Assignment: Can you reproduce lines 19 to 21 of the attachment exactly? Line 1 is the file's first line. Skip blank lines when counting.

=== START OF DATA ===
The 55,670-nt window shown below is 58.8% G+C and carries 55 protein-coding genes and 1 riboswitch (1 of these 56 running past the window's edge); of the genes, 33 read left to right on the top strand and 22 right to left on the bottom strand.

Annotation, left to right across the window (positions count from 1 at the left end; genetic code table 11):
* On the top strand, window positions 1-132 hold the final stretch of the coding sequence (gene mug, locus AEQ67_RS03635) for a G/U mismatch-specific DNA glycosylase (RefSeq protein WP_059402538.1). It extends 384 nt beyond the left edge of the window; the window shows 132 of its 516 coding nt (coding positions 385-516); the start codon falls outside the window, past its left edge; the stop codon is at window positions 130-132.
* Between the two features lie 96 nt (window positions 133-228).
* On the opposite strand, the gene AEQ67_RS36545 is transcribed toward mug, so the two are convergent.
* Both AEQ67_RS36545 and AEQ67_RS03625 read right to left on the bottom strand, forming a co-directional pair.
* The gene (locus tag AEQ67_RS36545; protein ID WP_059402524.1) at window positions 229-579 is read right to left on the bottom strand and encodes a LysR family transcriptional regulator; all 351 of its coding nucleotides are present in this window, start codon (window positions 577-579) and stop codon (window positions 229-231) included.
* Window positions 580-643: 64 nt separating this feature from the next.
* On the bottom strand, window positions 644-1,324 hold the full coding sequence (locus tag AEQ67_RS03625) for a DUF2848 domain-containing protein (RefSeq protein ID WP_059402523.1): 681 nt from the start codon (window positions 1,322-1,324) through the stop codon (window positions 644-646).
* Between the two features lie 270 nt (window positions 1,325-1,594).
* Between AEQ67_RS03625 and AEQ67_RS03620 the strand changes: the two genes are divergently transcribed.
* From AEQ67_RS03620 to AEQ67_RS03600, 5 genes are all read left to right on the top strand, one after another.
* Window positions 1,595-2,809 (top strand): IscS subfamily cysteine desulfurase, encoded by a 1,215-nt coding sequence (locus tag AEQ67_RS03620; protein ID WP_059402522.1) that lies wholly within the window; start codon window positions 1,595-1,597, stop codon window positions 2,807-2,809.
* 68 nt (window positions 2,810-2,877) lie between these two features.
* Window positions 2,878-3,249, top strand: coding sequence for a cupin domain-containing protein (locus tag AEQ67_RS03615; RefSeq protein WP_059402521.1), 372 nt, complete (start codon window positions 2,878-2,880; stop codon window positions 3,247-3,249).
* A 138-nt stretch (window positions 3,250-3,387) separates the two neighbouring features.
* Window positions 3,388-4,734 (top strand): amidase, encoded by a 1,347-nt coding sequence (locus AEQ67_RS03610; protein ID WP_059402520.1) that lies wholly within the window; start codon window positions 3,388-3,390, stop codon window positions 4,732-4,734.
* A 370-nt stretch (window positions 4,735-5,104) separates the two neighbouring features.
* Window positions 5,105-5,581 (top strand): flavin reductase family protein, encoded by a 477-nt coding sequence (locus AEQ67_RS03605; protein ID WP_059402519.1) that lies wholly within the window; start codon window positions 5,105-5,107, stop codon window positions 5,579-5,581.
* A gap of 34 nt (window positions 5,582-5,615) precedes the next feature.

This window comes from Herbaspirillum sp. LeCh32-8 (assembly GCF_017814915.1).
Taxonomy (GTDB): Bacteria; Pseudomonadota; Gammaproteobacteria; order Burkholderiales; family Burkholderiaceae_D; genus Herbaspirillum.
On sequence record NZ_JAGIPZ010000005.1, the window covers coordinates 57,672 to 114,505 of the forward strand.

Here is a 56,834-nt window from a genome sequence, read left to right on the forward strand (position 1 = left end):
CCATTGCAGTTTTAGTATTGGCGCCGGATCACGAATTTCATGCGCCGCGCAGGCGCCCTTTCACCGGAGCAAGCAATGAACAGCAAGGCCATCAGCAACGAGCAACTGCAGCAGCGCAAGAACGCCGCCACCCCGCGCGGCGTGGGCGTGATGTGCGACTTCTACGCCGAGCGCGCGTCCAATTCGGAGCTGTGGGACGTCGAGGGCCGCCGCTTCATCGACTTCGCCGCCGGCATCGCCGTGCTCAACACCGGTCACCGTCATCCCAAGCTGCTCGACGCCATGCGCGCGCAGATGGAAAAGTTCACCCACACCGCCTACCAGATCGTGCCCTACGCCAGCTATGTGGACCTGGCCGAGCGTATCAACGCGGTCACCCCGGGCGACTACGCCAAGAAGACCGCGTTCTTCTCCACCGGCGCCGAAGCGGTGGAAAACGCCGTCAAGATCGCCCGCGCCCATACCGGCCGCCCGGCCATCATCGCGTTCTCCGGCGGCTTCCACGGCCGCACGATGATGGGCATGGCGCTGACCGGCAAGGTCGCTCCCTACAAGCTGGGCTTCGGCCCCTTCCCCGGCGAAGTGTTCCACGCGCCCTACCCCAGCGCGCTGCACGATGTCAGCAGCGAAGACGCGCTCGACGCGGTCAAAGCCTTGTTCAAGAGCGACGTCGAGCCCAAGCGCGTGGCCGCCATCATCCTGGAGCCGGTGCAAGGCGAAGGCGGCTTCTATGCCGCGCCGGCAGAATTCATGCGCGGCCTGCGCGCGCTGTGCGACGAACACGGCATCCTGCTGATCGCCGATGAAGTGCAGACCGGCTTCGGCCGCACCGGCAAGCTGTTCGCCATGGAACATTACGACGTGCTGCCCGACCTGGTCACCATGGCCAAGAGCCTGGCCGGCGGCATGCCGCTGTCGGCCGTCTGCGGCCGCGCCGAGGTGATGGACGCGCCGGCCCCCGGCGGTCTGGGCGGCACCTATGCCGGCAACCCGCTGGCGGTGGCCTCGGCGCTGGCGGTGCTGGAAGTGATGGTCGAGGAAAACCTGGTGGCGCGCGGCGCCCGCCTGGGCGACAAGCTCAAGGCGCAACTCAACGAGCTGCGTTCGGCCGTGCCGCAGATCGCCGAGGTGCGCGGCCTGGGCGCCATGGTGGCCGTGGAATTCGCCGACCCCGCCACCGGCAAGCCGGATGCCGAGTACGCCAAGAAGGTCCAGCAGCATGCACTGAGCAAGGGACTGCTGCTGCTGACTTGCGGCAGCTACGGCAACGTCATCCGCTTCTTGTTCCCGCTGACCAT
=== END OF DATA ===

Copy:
* Window positions 5,105-5,581 (top strand): flavin reductase family protein, encoded by a 477-nt coding sequence (locus AEQ67_RS03605; protein ID WP_059402519.1) that lies wholly within the window; start codon window positions 5,105-5,107, stop codon window positions 5,579-5,581.
* A gap of 34 nt (window positions 5,582-5,615) precedes the next feature.

This window comes from Herbaspirillum sp. LeCh32-8 (assembly GCF_017814915.1).